Election 2016

Porn Site Offers Tits for Votes in Clever Marketing Gimmick—Thanks, First Amendment!

CamSoda is offering voters free site credits if they snap a selfie at the polls and post it to social media.

|

@CamSoda/Twitter

The folks behind adult-webcam site CamSoda are allegedly so worried about low voter-turnout Tuesday that they're offering free CamSoda credits to those who vote. "To encourage people to go to the polls and vote, we are offering everyone who casts a ballot 500 tokens (a $50 value) to spend on our site," the site announced, adding that the deal applies whether a person votes for "Trump, Clinton or even Ken Bone."

And, thus, CamSoda joins the mewling chorus of companies praising casting a ballot for its own sake. This morning alone, I encountered get-out-the-vote messages in my apartment-building elevator, upon checking my email, and then upon checking Facebook.

But while this fetishistic mass devotion to voting qua voting is annoying, there's something to celebrate in CamSoda's election-themed marketing gimmick. In order to get the CamSoda tokens, voters must take a picture of themselves at the polling booth and post it to social media with the hashtag #CamSodaVotes.

In recent years, laws banning "ballot selfies" have passed in some states, including Tennessee—which is what prompted media hand-wringing recently when Justin Timberlake posted an Instagram photo of himself voting. Courts have returned mixed verdicts about the constitutionality of such laws, with judges in California and New York recently upholding the state's ban on posting photos of one's completed election ballot. But for the most part, judges have been treating these laws like what they are: unconstitutional restrictions on free speech.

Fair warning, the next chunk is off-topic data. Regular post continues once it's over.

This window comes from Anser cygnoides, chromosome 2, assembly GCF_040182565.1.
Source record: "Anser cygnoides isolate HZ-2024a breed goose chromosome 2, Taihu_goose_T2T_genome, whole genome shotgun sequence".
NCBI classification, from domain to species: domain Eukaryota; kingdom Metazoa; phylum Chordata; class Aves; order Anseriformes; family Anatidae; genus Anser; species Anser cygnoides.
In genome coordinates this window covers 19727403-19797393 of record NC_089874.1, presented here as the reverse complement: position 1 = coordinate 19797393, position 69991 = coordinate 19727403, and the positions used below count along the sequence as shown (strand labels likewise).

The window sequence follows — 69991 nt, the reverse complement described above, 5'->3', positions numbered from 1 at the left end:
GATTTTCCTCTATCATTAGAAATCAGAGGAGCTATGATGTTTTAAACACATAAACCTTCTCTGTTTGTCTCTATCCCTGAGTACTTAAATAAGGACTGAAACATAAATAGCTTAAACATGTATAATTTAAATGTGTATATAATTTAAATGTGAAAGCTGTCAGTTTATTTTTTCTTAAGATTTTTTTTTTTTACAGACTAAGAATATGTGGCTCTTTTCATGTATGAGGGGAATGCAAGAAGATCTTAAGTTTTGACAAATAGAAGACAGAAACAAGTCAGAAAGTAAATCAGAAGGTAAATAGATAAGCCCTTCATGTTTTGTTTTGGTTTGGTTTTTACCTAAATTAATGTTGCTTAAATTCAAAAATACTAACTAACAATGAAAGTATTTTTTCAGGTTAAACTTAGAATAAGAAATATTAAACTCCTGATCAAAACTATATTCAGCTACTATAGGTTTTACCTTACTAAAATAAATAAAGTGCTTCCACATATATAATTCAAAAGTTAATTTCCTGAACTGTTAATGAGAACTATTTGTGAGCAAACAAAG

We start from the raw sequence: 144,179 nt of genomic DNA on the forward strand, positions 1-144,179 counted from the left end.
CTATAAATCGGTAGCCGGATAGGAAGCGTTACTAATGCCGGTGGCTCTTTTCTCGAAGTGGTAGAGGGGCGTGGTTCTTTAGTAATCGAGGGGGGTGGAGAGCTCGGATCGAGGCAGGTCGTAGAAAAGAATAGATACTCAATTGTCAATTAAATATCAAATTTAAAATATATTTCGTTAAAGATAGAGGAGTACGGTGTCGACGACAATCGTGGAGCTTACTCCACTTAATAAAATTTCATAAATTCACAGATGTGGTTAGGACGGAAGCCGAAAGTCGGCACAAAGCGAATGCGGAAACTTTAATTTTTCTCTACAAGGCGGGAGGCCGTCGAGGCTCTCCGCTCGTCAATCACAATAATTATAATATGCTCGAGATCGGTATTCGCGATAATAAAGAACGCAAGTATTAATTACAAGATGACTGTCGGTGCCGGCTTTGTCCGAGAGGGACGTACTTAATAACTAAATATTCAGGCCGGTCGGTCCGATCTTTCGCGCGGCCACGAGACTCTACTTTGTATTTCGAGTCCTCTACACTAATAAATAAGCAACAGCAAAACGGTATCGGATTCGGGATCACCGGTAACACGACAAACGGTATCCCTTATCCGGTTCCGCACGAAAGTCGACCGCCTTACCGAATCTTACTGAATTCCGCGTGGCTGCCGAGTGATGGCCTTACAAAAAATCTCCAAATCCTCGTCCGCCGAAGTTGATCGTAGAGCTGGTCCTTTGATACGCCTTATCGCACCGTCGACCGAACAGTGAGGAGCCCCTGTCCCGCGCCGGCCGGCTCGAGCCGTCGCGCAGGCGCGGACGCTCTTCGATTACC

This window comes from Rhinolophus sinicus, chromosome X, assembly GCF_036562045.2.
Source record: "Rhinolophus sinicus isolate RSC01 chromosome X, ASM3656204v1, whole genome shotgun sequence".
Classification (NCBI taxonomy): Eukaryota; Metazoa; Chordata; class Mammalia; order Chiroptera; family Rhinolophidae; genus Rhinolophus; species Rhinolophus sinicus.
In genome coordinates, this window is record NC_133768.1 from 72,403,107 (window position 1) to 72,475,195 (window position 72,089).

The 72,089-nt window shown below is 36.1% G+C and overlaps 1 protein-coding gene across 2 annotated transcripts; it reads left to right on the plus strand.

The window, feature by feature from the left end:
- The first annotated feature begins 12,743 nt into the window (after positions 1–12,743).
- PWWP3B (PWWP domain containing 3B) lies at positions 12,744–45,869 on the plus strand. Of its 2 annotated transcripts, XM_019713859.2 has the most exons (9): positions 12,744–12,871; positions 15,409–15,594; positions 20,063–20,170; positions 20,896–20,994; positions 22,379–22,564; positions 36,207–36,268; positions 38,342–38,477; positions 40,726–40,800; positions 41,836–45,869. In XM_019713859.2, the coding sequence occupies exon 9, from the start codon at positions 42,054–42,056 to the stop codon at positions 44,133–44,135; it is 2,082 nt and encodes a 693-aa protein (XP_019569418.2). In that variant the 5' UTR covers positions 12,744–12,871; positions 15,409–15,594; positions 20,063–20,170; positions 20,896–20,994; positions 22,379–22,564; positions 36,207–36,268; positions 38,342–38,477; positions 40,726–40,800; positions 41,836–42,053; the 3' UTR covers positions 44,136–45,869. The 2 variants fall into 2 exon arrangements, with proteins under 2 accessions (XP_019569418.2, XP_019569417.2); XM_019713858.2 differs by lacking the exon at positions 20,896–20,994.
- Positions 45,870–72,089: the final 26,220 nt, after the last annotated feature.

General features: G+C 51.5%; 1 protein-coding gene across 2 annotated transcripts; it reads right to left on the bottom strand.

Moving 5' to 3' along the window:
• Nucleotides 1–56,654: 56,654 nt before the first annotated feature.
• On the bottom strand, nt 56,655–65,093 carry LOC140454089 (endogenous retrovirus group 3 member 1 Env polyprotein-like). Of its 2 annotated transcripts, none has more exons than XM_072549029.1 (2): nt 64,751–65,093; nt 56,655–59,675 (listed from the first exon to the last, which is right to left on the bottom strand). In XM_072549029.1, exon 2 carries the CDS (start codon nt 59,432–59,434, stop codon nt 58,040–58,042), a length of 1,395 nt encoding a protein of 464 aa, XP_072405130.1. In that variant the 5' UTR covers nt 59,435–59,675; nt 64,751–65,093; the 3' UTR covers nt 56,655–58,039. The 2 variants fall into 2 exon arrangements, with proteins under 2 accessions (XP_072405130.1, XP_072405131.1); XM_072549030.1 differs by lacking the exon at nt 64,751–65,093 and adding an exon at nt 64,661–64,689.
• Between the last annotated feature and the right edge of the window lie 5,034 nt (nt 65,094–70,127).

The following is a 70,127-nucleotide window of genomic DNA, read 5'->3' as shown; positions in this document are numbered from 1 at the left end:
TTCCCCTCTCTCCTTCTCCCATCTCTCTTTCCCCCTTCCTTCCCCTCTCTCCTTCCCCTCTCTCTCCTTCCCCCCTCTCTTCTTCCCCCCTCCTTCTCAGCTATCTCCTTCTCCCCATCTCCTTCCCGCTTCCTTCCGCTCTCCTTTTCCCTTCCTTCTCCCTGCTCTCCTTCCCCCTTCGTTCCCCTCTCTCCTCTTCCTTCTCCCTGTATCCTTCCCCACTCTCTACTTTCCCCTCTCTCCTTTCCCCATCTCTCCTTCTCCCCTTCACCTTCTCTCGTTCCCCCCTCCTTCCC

Last week, U.S. District Judge Christine Arguello held that Colorado can't prosecute residents for sharing images of filled-out election ballots on social media. And in late October, a federal judge in Michigan held that the state's prohibition on ballot selfies violated the First Amendment. "The Court agrees with the Plaintiff that the interests in the integrity of the electoral process can be secured in a more reasonable manner than the blanket prohibition on citizens' photography," it ruled.

Last year, a new Indiana ban on ballot selfies was blocked by a federal court, as was one in New Hampshire. And the New Hampshire decision has already survived an appeal, with the U.S. Court of Appeals for the 1st Circuit in September upholding the lower court's ruling that ballot-selfie bans are unconstitutional.

Hence, because of the First Amendment, you can safely earn free porn credits by posting your own voting-porn to social media. Thanks, Founding Fathers!

Advertisement